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June 14, 2013
Review: Man of Steel redefines the Superman we know
— Posted by Ryan
Synopsis: A young itinerant worker is forced to confront his secret extraterrestrial heritage when Earth is invaded by members of his race.
The film opens to a vast planet that we’ve never seen before on screen. There may have been glimpses and scenes that took place on Planet Krypton in past films, but Man of Steel is the first to give us an actual view of the dying planet and perspective as it pertains to the culture of Kryptonians. While it may seem like the story of Krypton would be wasted time, it ends up being an integral part of the film by establishing General Zod and his motives as well as adding to many other key plot points of the film.
After Krypton, the story jumps straight into Clark/Superman as an adult and integrates flashbacks of his childhood and teenage years as they apply to situations in his adult life. The mix of flashbacks and story progression form a very cohesive bond that builds strong character development and keeps a steady pace that continually holds interest. As Clark performs acts of heroism or shows restraint, a related memory will shortly follow that explains his actions. I enjoyed this style because I was able to see both Superman in action and the character develop which provided just the right mix of action and origin to keep me emotionally involved in the film.
Following forward with the fluidity of the plot dynamics, the film starts to drift away from the flashbacks once there is a adequate understanding of the main character. Lois Lane, General Zod, and others are then established, but more so as they relate to Superman. Their origins are minimal and remain minimal as to broaden the outreach of the main character and his interaction with the world.
When I think of Clark/Superman and the characters surrounding him, I can’t think of one bad portrayal by any of the respective actors and actresses, I can only think of particular ones that shined among the others. Henry Cavill embodies Superman and everything he represents. On top of that he recreates Superman by accentuating his more human qualities, making the ability to relate to him very easy. Amy Adams follows a similar portrayal playing Lois Lane. She captures all of Lois’ strength and courage as well as her fascination with Superman. Adams tends to play very strong women so the role seemed to fit naturally. Superman’s opposition, General Zod, is not the simple-minded thug that we saw in Superman II. Zod is calculated, has purpose, and is even logical at times. Michael Shannon fits into the role well and establishes a worthy villain through his portrayal.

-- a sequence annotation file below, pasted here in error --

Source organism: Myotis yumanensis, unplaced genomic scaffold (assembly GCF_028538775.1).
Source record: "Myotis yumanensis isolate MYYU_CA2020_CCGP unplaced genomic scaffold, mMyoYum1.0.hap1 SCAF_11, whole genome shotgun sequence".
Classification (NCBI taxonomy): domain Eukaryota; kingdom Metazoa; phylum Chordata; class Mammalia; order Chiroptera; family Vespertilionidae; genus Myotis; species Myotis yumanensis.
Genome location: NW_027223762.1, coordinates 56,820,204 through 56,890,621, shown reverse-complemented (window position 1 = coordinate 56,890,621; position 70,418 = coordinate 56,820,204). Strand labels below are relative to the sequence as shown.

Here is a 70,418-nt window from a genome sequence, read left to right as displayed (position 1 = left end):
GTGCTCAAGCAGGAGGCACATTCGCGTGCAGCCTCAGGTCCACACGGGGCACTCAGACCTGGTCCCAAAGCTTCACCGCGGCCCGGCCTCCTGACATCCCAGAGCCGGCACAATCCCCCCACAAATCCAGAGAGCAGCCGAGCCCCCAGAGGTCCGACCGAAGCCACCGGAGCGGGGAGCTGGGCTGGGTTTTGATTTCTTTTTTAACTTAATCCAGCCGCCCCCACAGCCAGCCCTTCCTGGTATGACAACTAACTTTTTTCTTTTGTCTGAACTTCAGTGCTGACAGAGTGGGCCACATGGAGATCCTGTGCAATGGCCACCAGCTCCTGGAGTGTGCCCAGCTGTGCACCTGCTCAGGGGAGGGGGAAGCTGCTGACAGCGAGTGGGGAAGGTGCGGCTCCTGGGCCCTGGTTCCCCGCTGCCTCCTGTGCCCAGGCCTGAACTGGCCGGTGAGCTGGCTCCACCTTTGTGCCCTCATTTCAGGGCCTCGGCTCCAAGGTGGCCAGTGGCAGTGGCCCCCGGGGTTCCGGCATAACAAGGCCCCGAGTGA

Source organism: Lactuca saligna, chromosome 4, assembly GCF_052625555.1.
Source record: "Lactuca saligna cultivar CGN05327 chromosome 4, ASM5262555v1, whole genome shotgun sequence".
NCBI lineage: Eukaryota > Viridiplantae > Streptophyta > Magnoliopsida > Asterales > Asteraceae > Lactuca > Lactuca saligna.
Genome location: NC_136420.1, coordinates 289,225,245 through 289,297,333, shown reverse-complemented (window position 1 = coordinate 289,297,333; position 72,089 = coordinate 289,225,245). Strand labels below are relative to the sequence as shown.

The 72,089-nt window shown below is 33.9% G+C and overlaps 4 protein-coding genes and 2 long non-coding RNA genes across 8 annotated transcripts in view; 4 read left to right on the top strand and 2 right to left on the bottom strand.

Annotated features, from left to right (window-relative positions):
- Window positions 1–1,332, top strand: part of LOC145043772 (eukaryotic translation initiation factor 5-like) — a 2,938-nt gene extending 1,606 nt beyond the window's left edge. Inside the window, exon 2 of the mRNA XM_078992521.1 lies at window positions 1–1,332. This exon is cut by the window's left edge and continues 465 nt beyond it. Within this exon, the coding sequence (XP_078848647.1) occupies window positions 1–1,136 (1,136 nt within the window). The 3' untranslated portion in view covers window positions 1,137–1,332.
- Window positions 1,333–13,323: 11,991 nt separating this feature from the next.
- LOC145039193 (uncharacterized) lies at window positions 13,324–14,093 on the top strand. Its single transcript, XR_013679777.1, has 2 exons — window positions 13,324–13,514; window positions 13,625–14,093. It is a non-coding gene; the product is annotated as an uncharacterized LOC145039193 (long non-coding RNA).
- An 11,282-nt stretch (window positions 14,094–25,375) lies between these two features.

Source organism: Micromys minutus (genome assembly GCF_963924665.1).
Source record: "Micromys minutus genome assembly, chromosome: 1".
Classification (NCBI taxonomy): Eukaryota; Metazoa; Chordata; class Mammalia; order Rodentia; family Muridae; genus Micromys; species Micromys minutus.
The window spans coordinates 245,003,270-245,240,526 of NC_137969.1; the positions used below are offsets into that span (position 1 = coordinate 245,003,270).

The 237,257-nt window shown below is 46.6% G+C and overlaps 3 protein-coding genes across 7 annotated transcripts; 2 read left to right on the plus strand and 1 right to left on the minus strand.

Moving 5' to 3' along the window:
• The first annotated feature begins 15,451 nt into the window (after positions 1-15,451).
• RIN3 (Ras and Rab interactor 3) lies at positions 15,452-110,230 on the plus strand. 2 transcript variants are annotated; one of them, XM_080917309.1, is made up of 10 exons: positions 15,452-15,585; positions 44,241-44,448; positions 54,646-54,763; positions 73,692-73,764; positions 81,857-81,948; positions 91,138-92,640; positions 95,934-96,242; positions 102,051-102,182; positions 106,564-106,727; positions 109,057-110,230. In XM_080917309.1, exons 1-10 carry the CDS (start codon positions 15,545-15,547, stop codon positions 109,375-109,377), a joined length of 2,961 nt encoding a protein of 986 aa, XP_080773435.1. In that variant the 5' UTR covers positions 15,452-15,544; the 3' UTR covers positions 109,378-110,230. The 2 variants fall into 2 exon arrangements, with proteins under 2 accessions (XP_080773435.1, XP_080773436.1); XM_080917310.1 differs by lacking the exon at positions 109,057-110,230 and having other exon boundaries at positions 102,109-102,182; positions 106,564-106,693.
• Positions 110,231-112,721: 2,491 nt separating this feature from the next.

Looking at some of the other reviews, I had to wonder if others had seen the same film. There seemed to be a consensus that the action was too much and too intense, but is there any other way to visually depict Superman? Superman is at the top of the superhero chain and his villains usually are capable of destroying entire worlds, therefore high intensity action is a must. I felt that this movie excelled on many levels and should be on par with Richard Donner’s original Superman. The film was brilliantly cast as the acting showed, the visuals were stunning and weren’t as “Snyderish” as some might expect, and overall I was thoroughly entertained and emotionally involved in the film. If anything, I would say there were some long-winded moments in the action scenes but nothing that was not enjoyable. Out of all of the Superman films, I felt the most connected with this one. When the film ended I was ready to sit through it again at that very moment. After all of this time waiting, my opinion is that they finally got Superman right.
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who has written 330 posts on The Movie Blog
First and foremost, Ryan Brown is a fan. He has been an avid fan of both the theater and cinema since an early age and his passion for both has been continually growing ever since. When dissecting a film, he focuses on all elements of film-making including some fan/cult factors. He believes that character development is the foundation of a good film and usually starts his analysis of a film from there moving forward. His writing style may be influenced by his background of narrative and argumentative studies in the subject, but he tends to enjoy a more conversational style to better interact with the readers, unlike some other pretentious and pompous writers.
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